Cascal's wine list especially impressed me with its carefully chosen Spanish and South American wines, many of which offer tremendous value. Wine consultant Pamela Busch built the list from a blind tasting of over 200 wines, from which she and Durante selected favorites based on flavors alone.
Busch suggested we try two affordable Bordeaux-style blends, 2001 Gran Mets from Montsant Spain ($28/bottle) and 2001 High Altitude from Mendoza Argentina ($20/bottle.) The Gran Mets had deep tannic structure and ripe blueberry fruit, hints of Grenache bringing floral subtlety to this intense cool weather Cabernet. The High Altitude seemed a bit overoaked, hiding bright blackberry/cherry fruit, oceanic smells and long tannins, still a great value at $20.
Wines by the glass also showed good value and quality. Ricardo Santos Malbec from Argentina ($8.50), combined clean fruit with jammy ripeness. Ijalba Rioja ($9) showed cedary tannic intensity, cleansing and bright with minty cassis fruit. Luis Felipe Edwards Cabernet from Chile ($7.50) had soft ripe black cherry tones with hints of eucalyptus. Abadia Retuerta Rivola from Duero Spain ($7) offered bright scents reminiscent of Mediterranean herbs and coffee-like tannins, complementing the food perfectly.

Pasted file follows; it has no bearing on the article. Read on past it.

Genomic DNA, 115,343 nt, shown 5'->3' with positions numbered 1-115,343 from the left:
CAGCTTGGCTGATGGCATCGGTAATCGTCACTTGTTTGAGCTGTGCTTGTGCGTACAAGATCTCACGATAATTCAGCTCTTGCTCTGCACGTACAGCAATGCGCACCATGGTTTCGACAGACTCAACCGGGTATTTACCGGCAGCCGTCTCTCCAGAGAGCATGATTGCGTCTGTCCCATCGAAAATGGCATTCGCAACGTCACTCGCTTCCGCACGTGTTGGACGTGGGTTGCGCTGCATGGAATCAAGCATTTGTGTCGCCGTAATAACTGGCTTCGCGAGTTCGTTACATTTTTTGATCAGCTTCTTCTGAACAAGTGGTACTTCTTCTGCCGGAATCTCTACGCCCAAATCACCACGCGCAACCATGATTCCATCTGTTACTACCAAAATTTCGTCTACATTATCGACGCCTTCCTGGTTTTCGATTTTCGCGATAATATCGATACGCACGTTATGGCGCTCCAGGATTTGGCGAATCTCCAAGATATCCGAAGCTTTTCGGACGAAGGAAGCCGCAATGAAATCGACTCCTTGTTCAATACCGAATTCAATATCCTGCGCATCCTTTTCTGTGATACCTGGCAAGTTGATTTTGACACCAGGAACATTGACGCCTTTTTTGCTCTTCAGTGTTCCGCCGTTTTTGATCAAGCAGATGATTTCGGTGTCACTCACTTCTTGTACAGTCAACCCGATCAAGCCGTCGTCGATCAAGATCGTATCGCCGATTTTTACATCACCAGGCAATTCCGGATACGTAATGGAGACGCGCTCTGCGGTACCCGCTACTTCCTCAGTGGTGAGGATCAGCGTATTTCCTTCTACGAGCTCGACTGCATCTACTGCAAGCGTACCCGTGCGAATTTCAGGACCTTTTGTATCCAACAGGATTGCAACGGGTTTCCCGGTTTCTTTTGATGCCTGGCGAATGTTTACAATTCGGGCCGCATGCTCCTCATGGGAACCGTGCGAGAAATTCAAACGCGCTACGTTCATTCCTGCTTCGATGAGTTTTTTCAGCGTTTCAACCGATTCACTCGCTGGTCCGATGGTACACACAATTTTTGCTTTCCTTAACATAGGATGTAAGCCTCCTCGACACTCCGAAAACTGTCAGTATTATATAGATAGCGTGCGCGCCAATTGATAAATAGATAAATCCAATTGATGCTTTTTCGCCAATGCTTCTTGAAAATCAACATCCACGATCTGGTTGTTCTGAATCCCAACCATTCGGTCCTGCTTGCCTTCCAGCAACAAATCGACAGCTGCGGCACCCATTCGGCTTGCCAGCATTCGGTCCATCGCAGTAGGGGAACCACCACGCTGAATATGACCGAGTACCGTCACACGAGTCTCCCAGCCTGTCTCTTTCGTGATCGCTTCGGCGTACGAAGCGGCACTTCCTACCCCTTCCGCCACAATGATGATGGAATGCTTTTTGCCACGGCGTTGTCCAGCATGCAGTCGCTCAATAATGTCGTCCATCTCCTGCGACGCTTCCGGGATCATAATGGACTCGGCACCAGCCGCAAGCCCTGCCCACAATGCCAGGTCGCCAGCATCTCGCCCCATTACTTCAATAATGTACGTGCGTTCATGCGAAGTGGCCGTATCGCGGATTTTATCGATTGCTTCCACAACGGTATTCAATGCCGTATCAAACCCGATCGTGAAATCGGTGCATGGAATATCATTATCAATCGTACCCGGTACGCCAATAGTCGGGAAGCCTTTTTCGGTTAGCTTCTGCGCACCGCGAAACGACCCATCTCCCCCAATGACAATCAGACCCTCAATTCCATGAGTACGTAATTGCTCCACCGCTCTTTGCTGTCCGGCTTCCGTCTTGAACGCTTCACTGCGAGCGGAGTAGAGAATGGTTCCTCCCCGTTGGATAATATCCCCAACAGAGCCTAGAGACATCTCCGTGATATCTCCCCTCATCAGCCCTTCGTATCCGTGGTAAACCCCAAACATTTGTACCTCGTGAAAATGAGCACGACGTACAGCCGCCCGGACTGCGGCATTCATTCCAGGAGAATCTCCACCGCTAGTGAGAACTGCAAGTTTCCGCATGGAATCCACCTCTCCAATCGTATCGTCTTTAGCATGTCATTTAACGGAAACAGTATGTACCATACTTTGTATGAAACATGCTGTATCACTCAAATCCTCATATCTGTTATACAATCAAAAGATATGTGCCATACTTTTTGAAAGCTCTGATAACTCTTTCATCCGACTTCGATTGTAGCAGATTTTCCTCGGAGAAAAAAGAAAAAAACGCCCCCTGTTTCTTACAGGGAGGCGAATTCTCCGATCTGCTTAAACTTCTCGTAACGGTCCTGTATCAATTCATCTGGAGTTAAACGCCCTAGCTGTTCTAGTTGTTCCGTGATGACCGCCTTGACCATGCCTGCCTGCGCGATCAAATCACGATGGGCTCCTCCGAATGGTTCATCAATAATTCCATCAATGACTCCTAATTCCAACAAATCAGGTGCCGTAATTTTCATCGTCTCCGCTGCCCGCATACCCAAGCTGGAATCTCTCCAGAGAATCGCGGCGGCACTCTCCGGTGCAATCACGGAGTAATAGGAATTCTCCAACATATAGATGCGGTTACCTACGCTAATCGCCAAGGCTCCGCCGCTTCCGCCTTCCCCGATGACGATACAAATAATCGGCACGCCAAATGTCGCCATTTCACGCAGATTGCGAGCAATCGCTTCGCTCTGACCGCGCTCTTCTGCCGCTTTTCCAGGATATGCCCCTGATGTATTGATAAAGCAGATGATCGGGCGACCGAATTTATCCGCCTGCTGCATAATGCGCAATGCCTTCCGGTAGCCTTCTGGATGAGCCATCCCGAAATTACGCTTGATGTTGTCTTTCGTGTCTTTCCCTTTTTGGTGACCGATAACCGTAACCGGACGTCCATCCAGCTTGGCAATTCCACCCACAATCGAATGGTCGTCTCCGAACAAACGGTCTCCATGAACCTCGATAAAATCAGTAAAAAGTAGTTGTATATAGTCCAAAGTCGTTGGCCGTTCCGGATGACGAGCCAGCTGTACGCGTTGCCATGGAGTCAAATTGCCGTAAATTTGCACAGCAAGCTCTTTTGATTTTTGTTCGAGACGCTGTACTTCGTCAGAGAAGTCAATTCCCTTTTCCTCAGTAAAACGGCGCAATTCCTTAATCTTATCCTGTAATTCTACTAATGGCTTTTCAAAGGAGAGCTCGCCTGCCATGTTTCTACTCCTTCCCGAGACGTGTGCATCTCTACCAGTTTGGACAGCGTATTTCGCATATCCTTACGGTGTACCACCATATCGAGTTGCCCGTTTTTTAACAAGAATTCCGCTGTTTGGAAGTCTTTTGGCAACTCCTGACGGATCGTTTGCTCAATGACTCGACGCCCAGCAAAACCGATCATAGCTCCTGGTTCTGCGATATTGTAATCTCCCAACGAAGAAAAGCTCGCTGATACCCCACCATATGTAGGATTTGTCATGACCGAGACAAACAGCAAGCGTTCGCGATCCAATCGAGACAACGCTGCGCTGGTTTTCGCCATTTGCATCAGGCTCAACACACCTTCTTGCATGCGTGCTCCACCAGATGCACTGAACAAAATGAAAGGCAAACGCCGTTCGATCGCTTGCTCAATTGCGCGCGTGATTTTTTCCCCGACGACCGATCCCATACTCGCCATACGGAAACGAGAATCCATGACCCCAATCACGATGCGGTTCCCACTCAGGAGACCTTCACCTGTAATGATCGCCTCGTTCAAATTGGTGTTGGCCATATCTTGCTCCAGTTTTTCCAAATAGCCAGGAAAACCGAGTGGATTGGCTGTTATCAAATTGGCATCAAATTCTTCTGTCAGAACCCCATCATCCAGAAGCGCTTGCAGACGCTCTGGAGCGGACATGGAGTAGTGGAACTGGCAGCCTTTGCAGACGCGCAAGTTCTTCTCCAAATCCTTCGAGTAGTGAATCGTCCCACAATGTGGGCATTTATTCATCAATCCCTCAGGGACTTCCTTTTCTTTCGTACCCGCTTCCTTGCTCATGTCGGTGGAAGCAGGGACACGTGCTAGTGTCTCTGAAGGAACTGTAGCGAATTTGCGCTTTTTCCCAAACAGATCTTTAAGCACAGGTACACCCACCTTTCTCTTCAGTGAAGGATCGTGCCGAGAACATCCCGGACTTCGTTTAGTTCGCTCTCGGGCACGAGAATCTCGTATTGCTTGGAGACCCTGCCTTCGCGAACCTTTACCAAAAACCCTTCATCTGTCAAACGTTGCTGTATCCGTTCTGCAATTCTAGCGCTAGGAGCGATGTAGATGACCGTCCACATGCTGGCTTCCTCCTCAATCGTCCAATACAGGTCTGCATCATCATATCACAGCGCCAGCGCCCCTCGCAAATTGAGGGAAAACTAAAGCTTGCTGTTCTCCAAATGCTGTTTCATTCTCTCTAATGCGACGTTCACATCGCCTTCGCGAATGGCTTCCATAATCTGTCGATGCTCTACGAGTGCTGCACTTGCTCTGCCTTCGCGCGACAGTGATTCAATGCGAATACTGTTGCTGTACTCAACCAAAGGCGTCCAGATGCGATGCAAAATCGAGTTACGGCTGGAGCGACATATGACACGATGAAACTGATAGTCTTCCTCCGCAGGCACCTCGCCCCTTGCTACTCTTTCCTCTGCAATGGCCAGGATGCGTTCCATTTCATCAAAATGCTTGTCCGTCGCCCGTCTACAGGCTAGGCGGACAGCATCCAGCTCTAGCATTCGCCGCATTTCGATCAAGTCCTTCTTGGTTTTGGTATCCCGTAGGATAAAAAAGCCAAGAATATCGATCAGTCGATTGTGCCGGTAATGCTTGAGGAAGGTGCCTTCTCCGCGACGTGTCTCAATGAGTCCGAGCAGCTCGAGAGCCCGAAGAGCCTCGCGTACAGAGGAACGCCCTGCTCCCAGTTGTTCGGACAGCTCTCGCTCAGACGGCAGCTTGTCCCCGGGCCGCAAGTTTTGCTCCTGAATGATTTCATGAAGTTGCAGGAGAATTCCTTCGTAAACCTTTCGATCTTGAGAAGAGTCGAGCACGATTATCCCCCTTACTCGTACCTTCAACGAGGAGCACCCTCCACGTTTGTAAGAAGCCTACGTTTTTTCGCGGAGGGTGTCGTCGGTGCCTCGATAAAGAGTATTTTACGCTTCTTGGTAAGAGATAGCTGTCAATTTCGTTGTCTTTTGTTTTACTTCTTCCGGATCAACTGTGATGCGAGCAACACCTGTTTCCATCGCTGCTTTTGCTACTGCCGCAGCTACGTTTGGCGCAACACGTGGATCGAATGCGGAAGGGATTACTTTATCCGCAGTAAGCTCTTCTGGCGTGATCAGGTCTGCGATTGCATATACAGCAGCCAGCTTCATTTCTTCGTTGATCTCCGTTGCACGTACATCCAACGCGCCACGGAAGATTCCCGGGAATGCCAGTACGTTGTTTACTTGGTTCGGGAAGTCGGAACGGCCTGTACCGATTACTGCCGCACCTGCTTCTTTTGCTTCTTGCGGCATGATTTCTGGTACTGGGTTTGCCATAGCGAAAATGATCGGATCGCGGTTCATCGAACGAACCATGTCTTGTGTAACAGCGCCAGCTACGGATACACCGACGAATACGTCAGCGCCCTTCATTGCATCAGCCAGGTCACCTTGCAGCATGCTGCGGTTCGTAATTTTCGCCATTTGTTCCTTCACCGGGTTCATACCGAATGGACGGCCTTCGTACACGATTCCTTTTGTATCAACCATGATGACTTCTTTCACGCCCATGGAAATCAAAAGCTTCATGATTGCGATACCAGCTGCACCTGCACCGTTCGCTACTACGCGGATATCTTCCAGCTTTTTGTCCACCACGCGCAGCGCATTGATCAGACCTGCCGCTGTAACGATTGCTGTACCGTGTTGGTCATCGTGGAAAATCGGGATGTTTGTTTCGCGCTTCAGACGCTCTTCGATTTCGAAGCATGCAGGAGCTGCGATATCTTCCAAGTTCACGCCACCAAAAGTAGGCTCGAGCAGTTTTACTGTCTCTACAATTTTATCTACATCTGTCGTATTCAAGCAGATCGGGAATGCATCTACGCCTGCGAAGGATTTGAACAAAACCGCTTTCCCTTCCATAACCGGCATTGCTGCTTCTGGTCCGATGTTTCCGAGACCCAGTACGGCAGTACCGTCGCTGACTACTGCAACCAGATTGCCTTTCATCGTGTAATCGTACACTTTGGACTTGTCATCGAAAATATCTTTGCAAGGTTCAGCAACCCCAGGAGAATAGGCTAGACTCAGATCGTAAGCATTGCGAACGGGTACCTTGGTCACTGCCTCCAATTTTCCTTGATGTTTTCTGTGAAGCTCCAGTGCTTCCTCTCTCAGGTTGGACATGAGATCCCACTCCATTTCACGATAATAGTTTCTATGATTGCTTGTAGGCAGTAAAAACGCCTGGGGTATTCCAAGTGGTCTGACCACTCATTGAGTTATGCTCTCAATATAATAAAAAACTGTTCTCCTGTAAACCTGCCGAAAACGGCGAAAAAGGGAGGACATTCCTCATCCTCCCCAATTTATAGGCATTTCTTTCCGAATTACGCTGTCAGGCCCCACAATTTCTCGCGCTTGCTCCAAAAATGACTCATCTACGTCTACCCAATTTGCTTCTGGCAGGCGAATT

Cascal has a full bar with signature cocktails, and its wine list includes dessert, with Sherry, Port, and late harvest wines.
The desserts themselves ($6/item) show creativity and balance. Spiced potato bread pudding reminded me pleasantly of German fruitcake, moist and dark, in a sauce of creme fraiche and light caramel. Portions are small, like the tapas -- good thing after a long meal.
Cascal seems like a good place to meet a date for romantic light nibbles and a glass of wine. With a menu this flexible, such casual beginnings can easily extend to lingering long meals. As a dinner destination, Cascal offers a widely varied menu that should please many appetites.